College Football: Now, how about that playoff?
By Chris Dufresne
Los Angeles Times
FORT LAUDERDALE, Fla. ó Was it really that bad?
Didn’t it all, in the end, after six months, a thousand howls and 34 bowls, work out for the conspiracy theorists, playoff advocates and, most of all, Florida?
Gators Coach Urban Meyer, sleepless after a night of celebrating his team’s Bowl Championship Series victory against Oklahoma, spent Friday morning posing with national title trophies presented by the USA Today voting coaches, the Associated Press and the Football Writers Association of America.
Meyer put his hands on something called the MacArthur Bowl, given out by the National Football Foundation since 1959.
Meyer acted like the guest of honor a bridal shower.
What’s in that box?
He wasn’t even sure what the MacArthur was.
“I’d like to read about this because our name is on it twice,” Meyer said. ” … to think that our name is forever etched on that great trophy, it’s my responsibility to learn more about it and make sure our players learn it because they’re on it.”
This is what makes college football so insanely fantastic … and frustrating.
You would have thought Friday that Florida, the movie, swept the Academy Awards.
Except, backstage, there was this massive food fight.
There were no final BCS standings to blame ó there never is; the standings simply help set up the bowl matchups ó only the final renderings of the USA Today coaches and AP indexes.
Florida finished first in both polls ahead of three schools ó USC, Texas and Utah ó who thought they deserved some of Florida’s hardware in a year where controversy was the real No. 1.
Utah, the only 13-0 team, got a nice pat on the head from the media members, who acknowledged the Utes may have gotten a raw deal here by voting them No. 2, ahead of USC and Texas.
Utah received a nice parting gift: 16 first-place votes.
Utes Coach Kyle Whittingham was moved … almost.
“The word `national’ champion is really a relative word,” Whittingham said on a teleconference. “That’s only an opinion. Until there’s a playoff, that’s all it’s going to be.”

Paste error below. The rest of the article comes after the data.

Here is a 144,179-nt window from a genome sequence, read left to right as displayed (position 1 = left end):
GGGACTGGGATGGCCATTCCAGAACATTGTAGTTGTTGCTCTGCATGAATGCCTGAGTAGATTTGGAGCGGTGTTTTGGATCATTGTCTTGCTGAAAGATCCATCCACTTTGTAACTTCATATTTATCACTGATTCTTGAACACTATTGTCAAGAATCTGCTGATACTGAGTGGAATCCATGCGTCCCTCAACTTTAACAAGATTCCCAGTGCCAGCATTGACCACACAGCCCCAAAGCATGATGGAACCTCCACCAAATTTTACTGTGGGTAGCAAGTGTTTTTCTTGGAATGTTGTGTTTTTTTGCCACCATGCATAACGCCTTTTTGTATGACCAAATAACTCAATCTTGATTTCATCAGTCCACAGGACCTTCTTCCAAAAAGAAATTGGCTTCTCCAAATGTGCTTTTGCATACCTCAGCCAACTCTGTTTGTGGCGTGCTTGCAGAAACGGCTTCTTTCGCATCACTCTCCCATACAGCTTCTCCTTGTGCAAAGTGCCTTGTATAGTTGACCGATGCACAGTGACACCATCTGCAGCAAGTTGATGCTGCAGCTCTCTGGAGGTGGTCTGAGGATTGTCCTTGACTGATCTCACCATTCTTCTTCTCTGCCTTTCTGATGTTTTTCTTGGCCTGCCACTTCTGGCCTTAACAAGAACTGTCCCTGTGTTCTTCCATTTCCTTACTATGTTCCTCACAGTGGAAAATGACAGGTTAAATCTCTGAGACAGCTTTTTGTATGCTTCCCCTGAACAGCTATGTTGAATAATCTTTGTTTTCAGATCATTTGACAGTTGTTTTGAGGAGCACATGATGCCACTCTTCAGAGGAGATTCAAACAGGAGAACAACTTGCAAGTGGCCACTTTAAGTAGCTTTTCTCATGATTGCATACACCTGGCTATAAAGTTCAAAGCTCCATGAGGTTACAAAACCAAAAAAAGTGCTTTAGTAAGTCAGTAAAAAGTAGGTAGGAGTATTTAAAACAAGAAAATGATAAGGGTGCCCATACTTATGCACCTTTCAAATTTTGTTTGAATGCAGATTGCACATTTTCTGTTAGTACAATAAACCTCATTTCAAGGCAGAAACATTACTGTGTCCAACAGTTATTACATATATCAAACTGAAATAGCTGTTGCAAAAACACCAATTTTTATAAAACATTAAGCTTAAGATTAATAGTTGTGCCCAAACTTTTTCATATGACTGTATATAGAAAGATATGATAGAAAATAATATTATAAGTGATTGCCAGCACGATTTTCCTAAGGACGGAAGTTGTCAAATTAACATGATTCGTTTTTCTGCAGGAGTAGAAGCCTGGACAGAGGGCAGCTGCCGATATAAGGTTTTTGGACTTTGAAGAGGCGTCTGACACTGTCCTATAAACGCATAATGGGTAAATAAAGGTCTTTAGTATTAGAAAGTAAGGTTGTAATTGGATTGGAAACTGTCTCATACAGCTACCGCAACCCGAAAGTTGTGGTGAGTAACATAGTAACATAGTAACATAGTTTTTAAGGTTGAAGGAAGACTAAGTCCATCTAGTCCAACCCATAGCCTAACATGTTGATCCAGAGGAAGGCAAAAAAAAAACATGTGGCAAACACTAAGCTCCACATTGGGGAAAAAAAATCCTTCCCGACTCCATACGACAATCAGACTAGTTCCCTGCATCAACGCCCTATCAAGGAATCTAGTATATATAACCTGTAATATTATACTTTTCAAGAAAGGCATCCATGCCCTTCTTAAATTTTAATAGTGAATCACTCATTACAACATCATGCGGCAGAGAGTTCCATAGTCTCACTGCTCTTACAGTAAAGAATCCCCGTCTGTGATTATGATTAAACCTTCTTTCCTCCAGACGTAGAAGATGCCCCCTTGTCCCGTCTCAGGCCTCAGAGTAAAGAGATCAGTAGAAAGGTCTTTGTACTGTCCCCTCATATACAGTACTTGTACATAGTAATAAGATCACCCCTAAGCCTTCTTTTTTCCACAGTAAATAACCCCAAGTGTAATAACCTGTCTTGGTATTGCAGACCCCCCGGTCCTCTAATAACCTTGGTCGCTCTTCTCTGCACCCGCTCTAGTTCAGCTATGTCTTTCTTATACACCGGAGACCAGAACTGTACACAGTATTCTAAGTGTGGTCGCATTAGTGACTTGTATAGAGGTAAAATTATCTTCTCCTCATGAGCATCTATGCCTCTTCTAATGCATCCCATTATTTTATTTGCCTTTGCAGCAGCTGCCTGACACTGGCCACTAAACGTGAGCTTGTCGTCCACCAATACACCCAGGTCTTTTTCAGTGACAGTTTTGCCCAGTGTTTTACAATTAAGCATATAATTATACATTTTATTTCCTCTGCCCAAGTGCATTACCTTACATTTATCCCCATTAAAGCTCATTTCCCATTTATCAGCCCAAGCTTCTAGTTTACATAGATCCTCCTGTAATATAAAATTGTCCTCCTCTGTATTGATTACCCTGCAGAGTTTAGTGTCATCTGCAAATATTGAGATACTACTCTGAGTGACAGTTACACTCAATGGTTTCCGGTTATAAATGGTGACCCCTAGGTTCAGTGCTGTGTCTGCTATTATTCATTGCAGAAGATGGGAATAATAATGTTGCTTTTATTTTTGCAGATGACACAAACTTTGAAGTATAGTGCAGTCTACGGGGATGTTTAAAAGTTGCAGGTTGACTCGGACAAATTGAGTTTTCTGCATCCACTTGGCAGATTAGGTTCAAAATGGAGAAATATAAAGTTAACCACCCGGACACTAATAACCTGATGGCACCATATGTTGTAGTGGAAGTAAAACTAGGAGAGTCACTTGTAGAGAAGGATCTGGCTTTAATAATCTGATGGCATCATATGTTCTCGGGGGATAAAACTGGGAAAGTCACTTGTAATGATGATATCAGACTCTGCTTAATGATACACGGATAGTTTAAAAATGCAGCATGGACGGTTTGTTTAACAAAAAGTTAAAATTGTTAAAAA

USC finished No. 2 in the coaches’ poll ó why didn’t the coaches just poke the Trojans in the eye with a stick?
“I don’t think you know who the best team is,” Trojans Coach Pete Carroll said. “You just know which team got the most votes.”
Texas thought it should have played for the national title instead of Oklahoma. The Longhorns finished No. 3 in the coaches’ poll and actually dropped one spot, to No. 4, in the final AP index.
It was great to be a Florida Gator this year, but not a Longhorn or a Trojan or a Ute.
You can argue USC and Texas were just as deserving as Florida or Oklahoma in the end, maybe more, but the Trojans and Longhorns controlled their own fates.
USC would have been in the title game had it not lost to 25-point underdog Oregon State, and Texas would have been in South Florida had it not lost to Texas Tech.
There’s no good answer for Utah. The Utes won all their games against a legitimate schedule that included Michigan, Oregon State, Texas Christian and Brigham Young. They beat an Alabama team that spent weeks at No. 1.
A playoff this year would have solved everything, of course. It would have been just as equitable as the NFL system where San Diego won the AFC West at 8-8 this year but New England got left out of the playoffs at 11-5.
Yell and scream all you want for change. President-elect Barack Obama, a powerful voice, did again Friday.
“That’s why we need a playoff,” he said.
But what can be done until, oh, 2026?
Like the weather, you can talk about the BCS but you can’t really change it.
University presidents and commissioners have all but ruled out any sort of playoff until 2014.
The only thing USC and Texas can do until then is win all games in which they are favored and not leave their one-loss hopes to Jeff Sagarin and the coach at Akron.
Until playoff “justice” is done, voters involved in the BCS formula need to take their jobs more seriously. They need to discard old-boy-network biases that keep schools such as Utah from rising all the way to the top.
“Utah is a much better program than most BCS programs,” said Meyer, who left for Florida after coaching the Utes to a 12-0 season in 2004.
A team from a “non-BCS” conference can get to the title game ó if the voters make it happen.
A 13-0 team from the Mountain West may not have been denied this year had it been Brigham Young, which started the season at No. 16 in the polls.
Utah got penalized because it started the season unranked.
However, the Utes didn’t get jobbed by the BCS. The Utes got snubbed by the members of the American Football Coaches Assn., whose voters still seem unwilling to promote a team from outside the six major conferences.
The AP, in the end, at least lifted Utah to No. 2.
“I think we’re incrementally gaining respect,” Whittingham said. “Yeah, I was a little disappointed we were No. 4 in the coaches’ poll. But Pete Carroll’s got his argument. Mack Brown. There are a lot of guys out there with legitimate arguments. That’s really the problem with the system. Too many unsatisfied people at the end of the year.”
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